The Internet of Things is here to stay. It is estimated that there are approximately eight billion IoT devices connected to the internet and this number is set to continue to grow at an alarming rate.
I regularly find myself in discussions with people who want to know "how to secure IoT", which invariably leads to an interesting discussion about just what makes up the Internet of Things. But whether it’s a coffee machine or a doorbell that is connected to your phone, at the end of the day it is a network-connected computer and should be treated as such.
Applying the same rules to IoT devices that you use with any other connected device will usually result in a considerable reduction in the risk they present to you and your networks. None of the following controls are anything particularly complex, in fact, most require very little effort to implement.
Maintain a register of devices
In an ideal world, this should already be something that every business does; all devices connected to the network should be logged and, where possible, assessed to determine the level of access they should have. A proper understanding of which devices are connected to your network is a prerequisite for proper security, and any new or unknown devices should trigger an alert.
Create a separate network
Most businesses generally already provide separate networks for guest devices where access to sensitive resources is restricted, and this should be extended to cover IoT devices. Whether given their own network or added to an untrusted guest network, their access to other resources should be restricted to those explicitly needed for them to function.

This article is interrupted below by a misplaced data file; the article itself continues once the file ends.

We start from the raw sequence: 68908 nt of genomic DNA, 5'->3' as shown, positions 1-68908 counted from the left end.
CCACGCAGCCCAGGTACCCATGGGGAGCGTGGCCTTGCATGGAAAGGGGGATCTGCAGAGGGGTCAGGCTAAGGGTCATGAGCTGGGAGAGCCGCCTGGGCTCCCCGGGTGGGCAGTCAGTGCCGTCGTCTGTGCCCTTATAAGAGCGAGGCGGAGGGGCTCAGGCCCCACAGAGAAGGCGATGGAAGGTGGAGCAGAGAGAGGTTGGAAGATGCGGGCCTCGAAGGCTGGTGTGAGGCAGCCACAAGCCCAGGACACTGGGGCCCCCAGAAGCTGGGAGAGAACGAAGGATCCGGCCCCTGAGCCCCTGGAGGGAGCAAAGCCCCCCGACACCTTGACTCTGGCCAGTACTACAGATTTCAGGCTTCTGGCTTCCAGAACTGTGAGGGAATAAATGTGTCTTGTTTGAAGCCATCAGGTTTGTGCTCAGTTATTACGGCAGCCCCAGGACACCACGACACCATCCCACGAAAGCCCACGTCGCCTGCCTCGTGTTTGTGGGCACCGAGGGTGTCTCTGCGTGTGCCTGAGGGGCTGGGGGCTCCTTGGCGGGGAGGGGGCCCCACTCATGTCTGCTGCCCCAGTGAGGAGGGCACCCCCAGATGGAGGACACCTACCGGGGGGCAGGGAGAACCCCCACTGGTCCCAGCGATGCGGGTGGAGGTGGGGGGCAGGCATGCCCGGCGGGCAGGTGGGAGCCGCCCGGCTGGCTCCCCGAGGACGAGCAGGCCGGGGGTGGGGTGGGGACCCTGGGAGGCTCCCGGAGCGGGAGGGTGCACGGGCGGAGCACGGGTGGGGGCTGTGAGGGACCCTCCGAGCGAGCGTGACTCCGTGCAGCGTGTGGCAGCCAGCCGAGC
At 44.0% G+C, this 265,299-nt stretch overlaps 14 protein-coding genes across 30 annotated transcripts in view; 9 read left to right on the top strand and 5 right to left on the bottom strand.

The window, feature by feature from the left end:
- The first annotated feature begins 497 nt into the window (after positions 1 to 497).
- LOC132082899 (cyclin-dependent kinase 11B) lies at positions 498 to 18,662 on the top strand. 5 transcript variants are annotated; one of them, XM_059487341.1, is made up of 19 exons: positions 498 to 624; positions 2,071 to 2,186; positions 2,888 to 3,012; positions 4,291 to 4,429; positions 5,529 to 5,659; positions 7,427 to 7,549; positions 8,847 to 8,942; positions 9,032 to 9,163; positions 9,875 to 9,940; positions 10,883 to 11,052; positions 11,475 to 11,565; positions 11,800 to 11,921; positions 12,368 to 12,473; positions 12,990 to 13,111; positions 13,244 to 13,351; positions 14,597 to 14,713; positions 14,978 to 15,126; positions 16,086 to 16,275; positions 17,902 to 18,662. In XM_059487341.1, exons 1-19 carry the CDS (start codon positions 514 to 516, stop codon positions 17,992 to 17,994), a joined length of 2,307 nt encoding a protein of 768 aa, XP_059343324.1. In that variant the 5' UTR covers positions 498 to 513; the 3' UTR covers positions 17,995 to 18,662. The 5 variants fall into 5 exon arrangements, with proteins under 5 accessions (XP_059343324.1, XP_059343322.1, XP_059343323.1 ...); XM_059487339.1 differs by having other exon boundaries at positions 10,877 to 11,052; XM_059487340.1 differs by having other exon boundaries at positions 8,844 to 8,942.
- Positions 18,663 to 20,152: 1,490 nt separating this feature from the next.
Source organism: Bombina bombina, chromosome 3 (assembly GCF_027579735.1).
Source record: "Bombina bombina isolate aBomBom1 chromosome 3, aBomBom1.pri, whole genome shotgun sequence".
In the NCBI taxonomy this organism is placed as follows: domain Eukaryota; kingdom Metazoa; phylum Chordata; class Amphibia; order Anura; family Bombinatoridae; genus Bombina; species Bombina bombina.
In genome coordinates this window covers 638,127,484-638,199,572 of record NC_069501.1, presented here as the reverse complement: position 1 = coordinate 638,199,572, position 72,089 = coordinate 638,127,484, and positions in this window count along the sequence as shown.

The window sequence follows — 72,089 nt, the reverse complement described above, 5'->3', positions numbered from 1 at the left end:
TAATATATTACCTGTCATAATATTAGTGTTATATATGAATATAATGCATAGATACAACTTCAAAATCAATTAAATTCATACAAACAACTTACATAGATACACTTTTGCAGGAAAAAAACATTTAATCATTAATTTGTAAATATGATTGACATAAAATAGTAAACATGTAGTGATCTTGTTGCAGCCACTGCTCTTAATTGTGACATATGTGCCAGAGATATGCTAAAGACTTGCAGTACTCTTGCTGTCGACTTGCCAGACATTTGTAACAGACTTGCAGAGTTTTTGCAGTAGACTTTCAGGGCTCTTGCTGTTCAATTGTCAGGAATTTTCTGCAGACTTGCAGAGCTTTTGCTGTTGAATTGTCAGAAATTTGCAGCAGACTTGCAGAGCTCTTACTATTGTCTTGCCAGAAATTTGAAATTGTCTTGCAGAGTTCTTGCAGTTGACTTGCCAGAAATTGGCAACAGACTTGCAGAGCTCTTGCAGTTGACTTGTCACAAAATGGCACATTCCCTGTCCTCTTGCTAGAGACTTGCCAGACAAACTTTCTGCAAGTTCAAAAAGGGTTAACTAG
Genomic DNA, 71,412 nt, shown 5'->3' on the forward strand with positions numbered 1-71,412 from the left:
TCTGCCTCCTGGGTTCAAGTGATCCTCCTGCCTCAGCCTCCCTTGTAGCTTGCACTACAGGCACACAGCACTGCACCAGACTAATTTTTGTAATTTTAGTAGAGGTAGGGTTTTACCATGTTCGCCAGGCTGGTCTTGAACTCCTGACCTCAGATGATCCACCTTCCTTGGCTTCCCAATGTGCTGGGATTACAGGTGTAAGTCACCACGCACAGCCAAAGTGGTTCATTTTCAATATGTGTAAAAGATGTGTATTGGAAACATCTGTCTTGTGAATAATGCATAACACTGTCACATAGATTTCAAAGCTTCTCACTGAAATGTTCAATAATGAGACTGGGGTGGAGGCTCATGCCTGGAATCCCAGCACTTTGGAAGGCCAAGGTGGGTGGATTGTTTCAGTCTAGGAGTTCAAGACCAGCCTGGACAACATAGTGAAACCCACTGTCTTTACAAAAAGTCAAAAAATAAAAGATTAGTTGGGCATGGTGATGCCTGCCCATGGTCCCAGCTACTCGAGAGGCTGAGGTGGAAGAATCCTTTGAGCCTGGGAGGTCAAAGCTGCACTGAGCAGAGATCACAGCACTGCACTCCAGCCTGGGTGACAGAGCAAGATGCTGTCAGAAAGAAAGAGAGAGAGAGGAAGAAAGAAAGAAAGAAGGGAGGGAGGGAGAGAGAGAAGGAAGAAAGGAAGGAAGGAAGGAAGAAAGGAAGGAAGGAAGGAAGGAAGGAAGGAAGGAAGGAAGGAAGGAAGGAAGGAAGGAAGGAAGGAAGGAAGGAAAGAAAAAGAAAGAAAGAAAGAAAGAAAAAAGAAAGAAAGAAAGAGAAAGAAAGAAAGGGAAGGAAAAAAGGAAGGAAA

Patch where possible
Ideally, all devices should be kept up to date and all available patches applied. This is particularly important for IoT devices given their uncanny ability to be installed and promptly forgotten. Vendors will regularly release updates, and you should periodically check each device manufacturer’s website for updates or security bulletins. Where possible, automatic updates should be enabled on your devices, and if there are known vulnerabilities and no patch available, or if the device is not capable of being patched, you should seriously consider whether the benefits outweigh the risks of keeping the device online.
Change default passwords
The majority of IoT devices have exceptionally weak passwords set by default, and while it's tempting to point the finger at vendors, ensuring a sufficiently secure password is our responsibility too. We take great care to ensure strong, unique passwords are set on all our other devices and this should be no different when looking at IoT. The Mirai botnet at its peak was made up of 2.5 million IoT devices, which were accessed using just 60 passwords. The best advice here is much the same as for passwords everywhere, use a password manager and make sure all devices have a unique password.
Keep track of your data
Fortunately, vendors do appear to be taking notice and things are slowly improving. A voluntary Code of Practice has also been released by the Department for Digital, Culture, Media and Sport, in conjunction with the NCSC. This Code of Practice contains thirteen outcome-focused guidelines, which outline what is widely considered good practise in IoT security. This also makes a useful checklist when considering which IoT devices are safe to allow access to your network.
Until IoT devices mature and security becomes a proper focus for vendors, the best advice remains to remember that while they may be "IoT devices", in reality, all that means is they are simply tiny computers and they should be secured and monitored just like any other device connected to your networks.
To discover more about securing your IoT devices, you can find white papers, webcasts and blogs in the Resources section of the SANS website.
Written by Simon McNamee
Security Researcher SANS Institute
Recently published in NME magazine, CT magazine